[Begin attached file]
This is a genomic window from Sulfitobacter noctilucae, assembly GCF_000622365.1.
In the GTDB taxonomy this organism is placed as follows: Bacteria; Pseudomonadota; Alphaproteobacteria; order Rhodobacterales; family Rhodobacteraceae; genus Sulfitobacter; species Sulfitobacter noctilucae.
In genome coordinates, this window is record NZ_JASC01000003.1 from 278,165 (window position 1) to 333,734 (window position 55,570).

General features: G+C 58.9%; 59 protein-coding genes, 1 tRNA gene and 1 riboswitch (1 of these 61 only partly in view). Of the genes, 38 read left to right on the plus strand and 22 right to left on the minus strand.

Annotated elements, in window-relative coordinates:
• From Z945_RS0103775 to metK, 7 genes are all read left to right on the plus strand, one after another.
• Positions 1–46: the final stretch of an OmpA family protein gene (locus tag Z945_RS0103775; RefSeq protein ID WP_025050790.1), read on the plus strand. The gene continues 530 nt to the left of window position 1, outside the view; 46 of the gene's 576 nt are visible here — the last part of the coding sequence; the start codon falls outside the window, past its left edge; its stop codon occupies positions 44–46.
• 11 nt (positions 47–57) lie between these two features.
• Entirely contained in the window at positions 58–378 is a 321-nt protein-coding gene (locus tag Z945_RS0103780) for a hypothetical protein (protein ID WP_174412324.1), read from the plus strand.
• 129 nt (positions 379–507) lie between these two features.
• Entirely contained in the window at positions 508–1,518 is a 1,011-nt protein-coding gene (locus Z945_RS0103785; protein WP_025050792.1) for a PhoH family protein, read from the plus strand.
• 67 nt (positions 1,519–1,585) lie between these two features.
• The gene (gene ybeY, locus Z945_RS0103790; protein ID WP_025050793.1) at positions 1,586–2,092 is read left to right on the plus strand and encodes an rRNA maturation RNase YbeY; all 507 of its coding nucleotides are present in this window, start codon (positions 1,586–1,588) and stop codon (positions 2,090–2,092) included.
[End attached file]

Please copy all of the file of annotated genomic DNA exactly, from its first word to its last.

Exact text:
This is a genomic window from Sulfitobacter noctilucae, assembly GCF_000622365.1.
In the GTDB taxonomy this organism is placed as follows: Bacteria; Pseudomonadota; Alphaproteobacteria; order Rhodobacterales; family Rhodobacteraceae; genus Sulfitobacter; species Sulfitobacter noctilucae.
In genome coordinates, this window is record NZ_JASC01000003.1 from 278,165 (window position 1) to 333,734 (window position 55,570).

General features: G+C 58.9%; 59 protein-coding genes, 1 tRNA gene and 1 riboswitch (1 of these 61 only partly in view). Of the genes, 38 read left to right on the plus strand and 22 right to left on the minus strand.

Annotated elements, in window-relative coordinates:
• From Z945_RS0103775 to metK, 7 genes are all read left to right on the plus strand, one after another.
• Positions 1–46: the final stretch of an OmpA family protein gene (locus tag Z945_RS0103775; RefSeq protein ID WP_025050790.1), read on the plus strand. The gene continues 530 nt to the left of window position 1, outside the view; 46 of the gene's 576 nt are visible here — the last part of the coding sequence; the start codon falls outside the window, past its left edge; its stop codon occupies positions 44–46.
• 11 nt (positions 47–57) lie between these two features.
• Entirely contained in the window at positions 58–378 is a 321-nt protein-coding gene (locus tag Z945_RS0103780) for a hypothetical protein (protein ID WP_174412324.1), read from the plus strand.
• 129 nt (positions 379–507) lie between these two features.
• Entirely contained in the window at positions 508–1,518 is a 1,011-nt protein-coding gene (locus Z945_RS0103785; protein WP_025050792.1) for a PhoH family protein, read from the plus strand.
• 67 nt (positions 1,519–1,585) lie between these two features.
• The gene (gene ybeY, locus Z945_RS0103790; protein ID WP_025050793.1) at positions 1,586–2,092 is read left to right on the plus strand and encodes an rRNA maturation RNase YbeY; all 507 of its coding nucleotides are present in this window, start codon (positions 1,586–1,588) and stop codon (positions 2,090–2,092) included.